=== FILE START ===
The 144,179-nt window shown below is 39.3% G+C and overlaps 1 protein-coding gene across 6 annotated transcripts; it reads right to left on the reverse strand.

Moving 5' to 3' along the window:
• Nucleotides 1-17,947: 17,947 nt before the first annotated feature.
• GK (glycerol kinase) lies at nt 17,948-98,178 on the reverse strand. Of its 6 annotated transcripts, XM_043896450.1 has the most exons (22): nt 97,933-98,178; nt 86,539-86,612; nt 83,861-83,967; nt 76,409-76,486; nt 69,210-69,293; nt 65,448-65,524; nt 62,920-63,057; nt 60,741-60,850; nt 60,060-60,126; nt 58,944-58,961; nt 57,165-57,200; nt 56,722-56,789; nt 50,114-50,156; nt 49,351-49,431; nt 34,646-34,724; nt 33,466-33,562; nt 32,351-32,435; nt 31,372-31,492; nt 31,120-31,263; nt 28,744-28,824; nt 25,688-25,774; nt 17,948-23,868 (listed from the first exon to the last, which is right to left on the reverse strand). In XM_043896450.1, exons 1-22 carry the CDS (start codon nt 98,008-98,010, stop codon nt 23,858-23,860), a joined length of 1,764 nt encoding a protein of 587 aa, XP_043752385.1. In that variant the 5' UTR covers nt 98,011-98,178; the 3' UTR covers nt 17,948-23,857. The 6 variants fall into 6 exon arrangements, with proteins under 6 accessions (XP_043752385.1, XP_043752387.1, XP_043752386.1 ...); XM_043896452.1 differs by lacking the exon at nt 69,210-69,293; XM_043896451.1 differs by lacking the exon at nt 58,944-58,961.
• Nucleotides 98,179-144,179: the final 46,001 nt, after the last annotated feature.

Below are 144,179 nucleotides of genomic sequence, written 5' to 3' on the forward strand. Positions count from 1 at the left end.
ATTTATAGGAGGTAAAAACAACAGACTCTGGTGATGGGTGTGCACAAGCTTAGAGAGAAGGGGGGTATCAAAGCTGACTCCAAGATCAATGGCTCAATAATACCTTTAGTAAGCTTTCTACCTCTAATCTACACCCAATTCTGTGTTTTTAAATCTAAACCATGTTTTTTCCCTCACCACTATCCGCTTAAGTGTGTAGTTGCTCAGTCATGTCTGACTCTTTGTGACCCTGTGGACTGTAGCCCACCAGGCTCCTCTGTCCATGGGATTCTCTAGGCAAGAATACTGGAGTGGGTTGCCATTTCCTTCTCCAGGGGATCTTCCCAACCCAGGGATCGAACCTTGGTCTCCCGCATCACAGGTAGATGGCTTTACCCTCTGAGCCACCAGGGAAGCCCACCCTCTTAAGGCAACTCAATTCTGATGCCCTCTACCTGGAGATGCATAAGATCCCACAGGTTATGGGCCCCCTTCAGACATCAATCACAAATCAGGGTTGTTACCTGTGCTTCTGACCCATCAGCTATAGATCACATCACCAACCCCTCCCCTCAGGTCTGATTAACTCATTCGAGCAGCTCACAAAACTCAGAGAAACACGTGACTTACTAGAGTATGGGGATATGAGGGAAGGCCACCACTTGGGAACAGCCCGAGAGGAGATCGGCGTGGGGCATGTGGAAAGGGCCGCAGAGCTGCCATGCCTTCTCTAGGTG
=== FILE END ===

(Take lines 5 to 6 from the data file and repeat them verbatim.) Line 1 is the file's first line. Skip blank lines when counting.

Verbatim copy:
• Nucleotides 98,179-144,179: the final 46,001 nt, after the last annotated feature.

Below are 144,179 nucleotides of genomic sequence, written 5' to 3' on the forward strand. Positions count from 1 at the left end.